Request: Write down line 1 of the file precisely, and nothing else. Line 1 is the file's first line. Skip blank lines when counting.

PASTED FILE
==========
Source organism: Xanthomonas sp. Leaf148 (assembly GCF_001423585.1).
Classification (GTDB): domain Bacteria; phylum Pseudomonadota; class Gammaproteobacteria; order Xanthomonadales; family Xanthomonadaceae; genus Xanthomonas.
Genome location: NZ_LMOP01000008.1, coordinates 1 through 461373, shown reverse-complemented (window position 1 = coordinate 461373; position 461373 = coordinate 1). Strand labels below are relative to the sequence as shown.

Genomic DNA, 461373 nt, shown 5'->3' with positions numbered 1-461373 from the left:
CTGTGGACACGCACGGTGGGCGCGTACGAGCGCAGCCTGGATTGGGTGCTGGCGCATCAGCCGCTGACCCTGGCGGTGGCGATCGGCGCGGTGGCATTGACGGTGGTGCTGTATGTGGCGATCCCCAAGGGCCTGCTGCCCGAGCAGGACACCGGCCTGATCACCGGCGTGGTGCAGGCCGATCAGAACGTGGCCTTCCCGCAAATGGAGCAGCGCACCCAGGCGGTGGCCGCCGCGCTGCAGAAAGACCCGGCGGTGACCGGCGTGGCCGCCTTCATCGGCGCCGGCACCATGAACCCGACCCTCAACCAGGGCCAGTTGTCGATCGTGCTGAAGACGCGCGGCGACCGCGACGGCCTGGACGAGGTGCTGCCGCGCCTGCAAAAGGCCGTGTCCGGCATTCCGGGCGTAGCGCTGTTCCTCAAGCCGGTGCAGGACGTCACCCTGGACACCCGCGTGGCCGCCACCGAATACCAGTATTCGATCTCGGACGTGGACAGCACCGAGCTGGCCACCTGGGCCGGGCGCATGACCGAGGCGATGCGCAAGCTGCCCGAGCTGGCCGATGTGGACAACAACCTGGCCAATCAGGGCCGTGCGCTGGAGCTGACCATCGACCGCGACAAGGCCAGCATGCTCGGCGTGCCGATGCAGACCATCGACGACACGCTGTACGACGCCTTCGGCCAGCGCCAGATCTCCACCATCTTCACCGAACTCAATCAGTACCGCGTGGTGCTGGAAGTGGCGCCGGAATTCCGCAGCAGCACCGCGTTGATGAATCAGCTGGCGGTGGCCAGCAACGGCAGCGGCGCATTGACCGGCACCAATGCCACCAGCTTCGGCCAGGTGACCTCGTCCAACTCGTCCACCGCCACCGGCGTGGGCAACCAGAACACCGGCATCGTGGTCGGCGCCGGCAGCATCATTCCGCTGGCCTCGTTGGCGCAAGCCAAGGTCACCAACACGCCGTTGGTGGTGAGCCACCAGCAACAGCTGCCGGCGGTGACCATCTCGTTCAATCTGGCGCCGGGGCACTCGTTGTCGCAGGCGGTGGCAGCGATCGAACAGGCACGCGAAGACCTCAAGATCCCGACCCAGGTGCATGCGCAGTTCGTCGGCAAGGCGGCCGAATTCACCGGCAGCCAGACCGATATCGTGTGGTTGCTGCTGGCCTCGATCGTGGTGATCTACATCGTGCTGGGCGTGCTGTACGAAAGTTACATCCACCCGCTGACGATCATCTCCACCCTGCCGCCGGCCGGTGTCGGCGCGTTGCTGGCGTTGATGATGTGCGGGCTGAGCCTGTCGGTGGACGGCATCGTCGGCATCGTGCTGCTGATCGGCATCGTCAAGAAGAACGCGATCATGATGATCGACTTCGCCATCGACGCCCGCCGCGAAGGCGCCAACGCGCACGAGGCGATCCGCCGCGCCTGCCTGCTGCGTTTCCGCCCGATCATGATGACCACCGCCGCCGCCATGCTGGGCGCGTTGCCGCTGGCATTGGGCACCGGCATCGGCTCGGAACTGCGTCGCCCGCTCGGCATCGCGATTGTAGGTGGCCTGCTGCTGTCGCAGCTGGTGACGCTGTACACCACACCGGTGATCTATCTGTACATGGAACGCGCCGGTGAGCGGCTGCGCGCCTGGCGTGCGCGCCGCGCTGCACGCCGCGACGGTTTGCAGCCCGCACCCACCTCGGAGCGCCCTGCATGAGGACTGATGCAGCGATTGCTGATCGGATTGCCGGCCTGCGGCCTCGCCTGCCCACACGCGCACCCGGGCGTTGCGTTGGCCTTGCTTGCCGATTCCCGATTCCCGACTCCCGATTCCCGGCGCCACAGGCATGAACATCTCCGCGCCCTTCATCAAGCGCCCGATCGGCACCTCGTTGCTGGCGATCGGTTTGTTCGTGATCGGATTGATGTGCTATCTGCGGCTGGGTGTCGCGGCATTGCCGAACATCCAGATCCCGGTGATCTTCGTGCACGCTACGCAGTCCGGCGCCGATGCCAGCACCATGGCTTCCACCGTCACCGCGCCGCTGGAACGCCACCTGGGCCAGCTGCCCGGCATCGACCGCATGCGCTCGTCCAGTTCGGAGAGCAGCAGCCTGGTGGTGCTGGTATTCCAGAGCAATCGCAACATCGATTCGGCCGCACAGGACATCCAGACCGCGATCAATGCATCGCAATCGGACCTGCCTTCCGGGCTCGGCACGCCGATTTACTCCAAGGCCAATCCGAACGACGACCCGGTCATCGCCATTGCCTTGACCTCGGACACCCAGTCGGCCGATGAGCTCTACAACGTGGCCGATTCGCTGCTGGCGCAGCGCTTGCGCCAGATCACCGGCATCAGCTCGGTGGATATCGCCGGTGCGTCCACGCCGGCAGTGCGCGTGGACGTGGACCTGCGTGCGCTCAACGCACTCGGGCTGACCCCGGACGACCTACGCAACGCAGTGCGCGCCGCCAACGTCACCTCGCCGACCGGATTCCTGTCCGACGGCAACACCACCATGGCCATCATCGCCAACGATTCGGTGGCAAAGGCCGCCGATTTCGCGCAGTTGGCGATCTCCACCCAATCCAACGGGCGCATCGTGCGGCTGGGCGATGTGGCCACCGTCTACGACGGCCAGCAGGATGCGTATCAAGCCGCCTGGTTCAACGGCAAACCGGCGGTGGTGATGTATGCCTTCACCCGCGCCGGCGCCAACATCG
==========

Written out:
Source organism: Xanthomonas sp. Leaf148 (assembly GCF_001423585.1).